Overall, an excellent $100 to $200 guitar, and not just for a beginner. It's well-balanced, solid, comfortable to play and easy to maintain. You won't get Metallica tone, here--not without humbuckers or maybe some different capacitors in the tone circuit--but it's good as-is for surf, country, rockabilly or similar "twangy" tones.

Saturday, August 13, 2011

Scott The Frog: still there.

Well, not in the air conditioner. I can hear him somewhere out in the yard right now (his sort of frog is a nocturnal predator; by daybreak he'll be looking for a spot to bunk down). But now Scott's taken to getting right outside the window to either side of his former penthouse to complain about getting evicted. The fillers are just pleated vinyl, so there's no blocking outside noise.

He gives me time to fall asleep. Then it's like he rings the doorbell and runs. By the time I slide one of those fillers aside, he's gone, probably watching me groping around trying to get him.

Thursday, August 11, 2011

Attack of the Killer Tree Frog!!

For the past three weeks, I've had a tree frog living in my air conditioner. I remember there was a plague of frogs in someone's religious story or other. Can one frog be a plague?

I never laid eyes on it until early yesterday morning--but I've heard the little bugger several times a week. Never at the same time of day, either--but almost always when I'm trying to sleep. I dubbed him "Scott," because it's a great name for an annoying little prick that keeps me from sleeping peacefully.

I never realized how freaking LOUD those things are before this one set up camp. The A/C unit's just a small metal box; there are slots in both sides and on the top on the outside part of the case. The only divider between the inside and outside halves is a couple of inches of Styrofoam. Not soundproof at all.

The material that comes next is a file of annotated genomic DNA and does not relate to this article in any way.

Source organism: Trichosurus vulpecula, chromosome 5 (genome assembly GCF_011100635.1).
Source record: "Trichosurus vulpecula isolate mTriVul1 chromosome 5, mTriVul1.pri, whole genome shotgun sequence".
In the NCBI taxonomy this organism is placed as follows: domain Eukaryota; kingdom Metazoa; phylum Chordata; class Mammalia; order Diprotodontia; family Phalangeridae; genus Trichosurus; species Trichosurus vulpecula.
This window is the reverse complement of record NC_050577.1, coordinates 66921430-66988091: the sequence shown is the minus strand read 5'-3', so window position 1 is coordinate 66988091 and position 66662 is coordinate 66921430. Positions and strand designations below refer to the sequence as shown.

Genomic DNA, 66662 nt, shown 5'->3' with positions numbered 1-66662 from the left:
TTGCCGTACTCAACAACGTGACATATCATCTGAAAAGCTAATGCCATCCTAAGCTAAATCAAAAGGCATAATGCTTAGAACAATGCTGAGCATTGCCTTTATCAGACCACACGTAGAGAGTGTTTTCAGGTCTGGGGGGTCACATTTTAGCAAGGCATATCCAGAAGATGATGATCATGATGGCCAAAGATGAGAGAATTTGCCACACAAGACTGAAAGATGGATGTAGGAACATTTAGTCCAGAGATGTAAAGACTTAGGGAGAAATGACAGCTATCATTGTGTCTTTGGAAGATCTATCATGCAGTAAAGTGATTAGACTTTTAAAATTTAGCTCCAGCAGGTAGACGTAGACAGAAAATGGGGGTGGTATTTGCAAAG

So there I am, sound asleep, dreaming, peaceful, and GRAK...GRAK! GRAK! GRAK! GRAK! GRAK! GRAK! GRAK!

Always 8 times, and always with a significant pause after the first, and always loud as hell. There were a few times when I was in my car, backing out of the side yard, and I'd hear Scott loud and clear. I put some gray cells on the problem, trying to think up a way of getting him out of there and keeping him out.

Usually I could just slap my side of the A/C unit and Scott would shut up.

Until yesterday morning. It's 5 a.m., I'm just dozing off and GRAK...GRAK! oh for GRAK! fark's sake GRAK! smack! GRAK! smack! GRAK! smack! GRAK! GRAK! GRAK! GRAK! GRAK! GRAK! GRAK! GRAK! GRAK! GRAK! GRAK! GRAK! GRAK! GRAK! GRAK! GRAK! GRAK!

Scott's not having any of it. Didn't stop with 8, either--he kept on going even after I pulled one of the window fillers aside and whacked the side of the A/C box. He stopped once I turned the lights back on.

I grabbed a screwdriver and got the freaking A/C undone and pulled it into my room. Cold water and algae and dead bugs came pouring out of my side of the thing once it tipped just right in my direction. Once I had the thing wrestled around sideways, I could see the little shit sitting on top of part of the equipment inside--and just sitting, staring me down like a little green red-eyed badass daring me to come in there and start something.